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Re: LC-2007: use of MUST when referring to the role of the server

From: Jo Rabin <jrabin@mtld.mobi>
Date: Mon, 15 Sep 2008 10:02:46 +0100
Message-ID: <48CE24B6.6000609@mtld.mobi>
To: Francois Daoust <fd@w3.org>
CC: public-bpwg-ct <public-bpwg-ct@w3.org>

I agree with the direction of your comments, Francois.

fwiw I don't think we have been clear enough that the point of 
specifying server behavior is to assist in cases where the CT proxy 
might legitimately misconstrue what the server's intentions are. I think 
a note to that effect would help.

As I mentioned under the heading of a clearer title for the document, I 
think we should consider demoting the server behavior section to non 
normative, and that these are recommended practices to help make it 
clear what they are up to.

Jo

On 15/09/2008 09:53, Francois Daoust wrote:
> 
> The Last Call comment:
> http://www.w3.org/2006/02/lc-comments-tracker/37584/WD-ct-guidelines-20080801/2007 
> 
> 
> As text:
> "The use of MUST on the CTG when referring to the role of the server
> should not be allow, since irresponsible transcoding companies will use 
> this to disrupt service and destroy the user experience set us back many 
> years.
> We can accept RECOMMENDED, and only RECOMMENDED."
> 
> 
> For the time being, there are two uses of MUST in section 4.2 Server 
> Response to Proxy:
> 1/ "Servers MUST include a Cache-Control: no-transform directive if one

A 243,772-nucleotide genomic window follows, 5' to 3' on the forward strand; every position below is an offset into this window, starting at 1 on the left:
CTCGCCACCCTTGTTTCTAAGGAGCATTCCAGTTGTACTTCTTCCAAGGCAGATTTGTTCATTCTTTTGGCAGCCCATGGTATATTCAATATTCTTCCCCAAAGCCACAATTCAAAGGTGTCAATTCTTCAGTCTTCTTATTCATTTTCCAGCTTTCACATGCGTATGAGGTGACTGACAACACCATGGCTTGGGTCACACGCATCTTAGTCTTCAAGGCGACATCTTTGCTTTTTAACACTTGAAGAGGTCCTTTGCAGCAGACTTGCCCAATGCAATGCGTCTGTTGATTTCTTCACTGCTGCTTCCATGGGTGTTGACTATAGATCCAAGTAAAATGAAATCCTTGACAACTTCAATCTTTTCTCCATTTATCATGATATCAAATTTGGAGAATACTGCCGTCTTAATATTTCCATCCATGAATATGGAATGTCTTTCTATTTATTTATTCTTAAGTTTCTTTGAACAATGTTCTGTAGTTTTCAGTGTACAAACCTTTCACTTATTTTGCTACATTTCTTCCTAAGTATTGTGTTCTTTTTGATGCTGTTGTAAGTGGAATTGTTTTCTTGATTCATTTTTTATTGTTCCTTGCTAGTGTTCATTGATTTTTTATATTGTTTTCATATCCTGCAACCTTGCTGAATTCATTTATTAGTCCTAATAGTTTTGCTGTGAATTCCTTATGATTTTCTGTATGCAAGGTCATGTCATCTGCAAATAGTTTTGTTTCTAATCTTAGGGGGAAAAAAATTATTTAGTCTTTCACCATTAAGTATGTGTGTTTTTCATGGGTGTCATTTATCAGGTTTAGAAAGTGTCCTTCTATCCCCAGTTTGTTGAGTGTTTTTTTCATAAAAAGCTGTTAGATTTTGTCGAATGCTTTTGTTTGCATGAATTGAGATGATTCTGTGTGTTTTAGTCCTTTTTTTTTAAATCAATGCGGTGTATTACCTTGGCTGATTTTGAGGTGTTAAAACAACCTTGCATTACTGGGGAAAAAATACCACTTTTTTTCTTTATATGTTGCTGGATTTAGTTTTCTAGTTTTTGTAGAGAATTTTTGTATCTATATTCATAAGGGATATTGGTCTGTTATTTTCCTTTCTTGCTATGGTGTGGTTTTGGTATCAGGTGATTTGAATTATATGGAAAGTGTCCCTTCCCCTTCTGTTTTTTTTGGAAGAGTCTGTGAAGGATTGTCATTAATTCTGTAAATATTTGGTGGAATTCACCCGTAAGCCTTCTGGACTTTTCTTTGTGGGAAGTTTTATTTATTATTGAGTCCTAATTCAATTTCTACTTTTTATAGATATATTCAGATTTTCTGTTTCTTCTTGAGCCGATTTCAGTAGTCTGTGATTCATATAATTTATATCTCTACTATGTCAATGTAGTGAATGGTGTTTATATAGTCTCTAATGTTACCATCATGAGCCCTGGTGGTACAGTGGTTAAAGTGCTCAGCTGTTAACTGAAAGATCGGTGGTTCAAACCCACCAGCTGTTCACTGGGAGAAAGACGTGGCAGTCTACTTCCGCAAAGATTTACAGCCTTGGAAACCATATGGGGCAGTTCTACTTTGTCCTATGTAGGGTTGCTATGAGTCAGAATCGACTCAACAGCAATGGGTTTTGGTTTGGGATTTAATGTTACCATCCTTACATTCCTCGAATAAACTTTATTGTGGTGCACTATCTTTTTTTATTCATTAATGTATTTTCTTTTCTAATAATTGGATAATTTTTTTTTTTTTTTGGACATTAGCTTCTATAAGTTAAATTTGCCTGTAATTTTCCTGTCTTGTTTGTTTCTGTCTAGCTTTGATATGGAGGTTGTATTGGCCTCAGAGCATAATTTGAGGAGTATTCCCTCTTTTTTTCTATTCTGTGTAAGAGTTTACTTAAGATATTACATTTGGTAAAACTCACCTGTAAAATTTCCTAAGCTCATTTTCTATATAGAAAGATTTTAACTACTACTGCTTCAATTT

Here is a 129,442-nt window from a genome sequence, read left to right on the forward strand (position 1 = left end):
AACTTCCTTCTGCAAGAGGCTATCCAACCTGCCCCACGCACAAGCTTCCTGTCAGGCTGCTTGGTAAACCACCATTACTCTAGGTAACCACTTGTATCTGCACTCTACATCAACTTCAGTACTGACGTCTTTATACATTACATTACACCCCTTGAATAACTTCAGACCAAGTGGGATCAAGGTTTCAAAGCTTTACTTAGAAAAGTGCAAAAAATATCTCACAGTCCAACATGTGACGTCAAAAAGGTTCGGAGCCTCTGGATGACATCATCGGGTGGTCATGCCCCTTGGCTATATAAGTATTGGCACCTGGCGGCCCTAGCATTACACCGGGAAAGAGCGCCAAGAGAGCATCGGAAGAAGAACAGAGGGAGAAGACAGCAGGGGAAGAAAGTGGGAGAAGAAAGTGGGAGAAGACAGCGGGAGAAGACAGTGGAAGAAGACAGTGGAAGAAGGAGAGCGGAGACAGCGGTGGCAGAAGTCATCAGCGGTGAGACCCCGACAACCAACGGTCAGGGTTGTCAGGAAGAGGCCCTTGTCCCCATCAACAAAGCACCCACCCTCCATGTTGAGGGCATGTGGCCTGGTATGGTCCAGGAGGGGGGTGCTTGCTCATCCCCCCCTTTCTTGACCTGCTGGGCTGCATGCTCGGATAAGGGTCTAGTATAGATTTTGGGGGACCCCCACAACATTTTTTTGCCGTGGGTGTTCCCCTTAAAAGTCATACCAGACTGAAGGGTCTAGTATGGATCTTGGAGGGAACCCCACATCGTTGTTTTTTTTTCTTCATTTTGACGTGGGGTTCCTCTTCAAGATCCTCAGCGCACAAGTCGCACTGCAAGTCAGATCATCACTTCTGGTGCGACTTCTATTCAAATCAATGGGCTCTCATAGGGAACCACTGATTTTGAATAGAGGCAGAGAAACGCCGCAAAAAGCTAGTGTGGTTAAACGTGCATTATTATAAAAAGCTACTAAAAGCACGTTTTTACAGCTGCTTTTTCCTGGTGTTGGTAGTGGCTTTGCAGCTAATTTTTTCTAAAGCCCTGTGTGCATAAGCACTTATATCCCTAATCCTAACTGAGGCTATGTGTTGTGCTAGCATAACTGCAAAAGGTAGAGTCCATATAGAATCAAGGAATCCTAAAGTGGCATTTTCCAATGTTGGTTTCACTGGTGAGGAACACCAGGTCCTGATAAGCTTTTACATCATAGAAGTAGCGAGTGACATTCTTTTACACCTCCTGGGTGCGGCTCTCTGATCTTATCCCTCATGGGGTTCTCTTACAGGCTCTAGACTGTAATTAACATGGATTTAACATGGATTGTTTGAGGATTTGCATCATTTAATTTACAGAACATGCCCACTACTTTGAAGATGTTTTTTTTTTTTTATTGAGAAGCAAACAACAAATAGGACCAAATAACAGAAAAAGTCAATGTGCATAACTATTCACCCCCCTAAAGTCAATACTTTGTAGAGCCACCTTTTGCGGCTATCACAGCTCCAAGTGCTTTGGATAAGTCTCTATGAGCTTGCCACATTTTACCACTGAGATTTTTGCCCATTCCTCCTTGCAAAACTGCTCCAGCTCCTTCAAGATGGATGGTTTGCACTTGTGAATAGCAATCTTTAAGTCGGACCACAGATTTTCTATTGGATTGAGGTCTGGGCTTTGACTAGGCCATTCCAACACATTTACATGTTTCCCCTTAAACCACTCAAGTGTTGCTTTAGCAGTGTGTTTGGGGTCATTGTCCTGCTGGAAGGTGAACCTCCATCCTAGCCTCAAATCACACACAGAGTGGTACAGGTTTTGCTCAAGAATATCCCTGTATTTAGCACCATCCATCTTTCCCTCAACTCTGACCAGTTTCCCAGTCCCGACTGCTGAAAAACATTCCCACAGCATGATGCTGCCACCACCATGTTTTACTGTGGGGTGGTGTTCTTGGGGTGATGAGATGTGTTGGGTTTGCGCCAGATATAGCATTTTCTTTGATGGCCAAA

> is received in the HTTP request."
> 2/ "If a server varies its representation according to examination of 
> received HTTP headers then it MUST include a Vary HTTP header indicating 
> this to be the case"
> 
> Both uses depend on the resolution of other comments, and in particular:
> - LC-2080, LC-2041 for 1/
> - LC-2079 on profiling HTTP for 2/ (even though it deals with returning 
> 406 responses, I'd say it also applies to the Vary HTTP header which is 
> not required by the HTTP RFC)
> 
> Depending on how we resolve the above comments, the comment may thus 
> turn out to not to apply to the spec anymore. Let's suppose it still 
> applies...
> 
> 
> I do not see any reason not to use MUST for servers as well, when 
> required. What we are basically saying here is that a CT-proxy cannot 
> tell for sure what a server has in mind in 100% of all cases. A server 
> may not conform to the guidelines, that's its choice. The remaining 
> guidelines (that apply to the CT-proxy) are here to make things work as 
> much as possible when servers are not aware of the existence of the 
> guidelines. There is a way for servers to get closer to 100% by 
> following these guidelines. It involves some dos and don'ts. Claiming 
> conformance to the guidelines and not following "SHOULD" statements 
> requires a justification as well. The comment seems to imply that, 
> provided we only use "SHOULD and MAY" statements, ALL servers would be 
> conforming to the guidelines by default, and that's not the case. Should 
> it be? Maybe, but in that case, the notion of a "Content Deployment" 
> class of product doesn't mean a lot and should be removed altogether, 
> and normative statements that apply to servers rewritten as 
> non-normative statements.
> 
> I think we should start by dealing with the comments on "profiling HTTP" 
> because our position on these ones will have consequences for the way we 
> can resolved this comment, IMO.
> 
> Francois.
> 
Received on Monday, 15 September 2008 09:03:34 GMT

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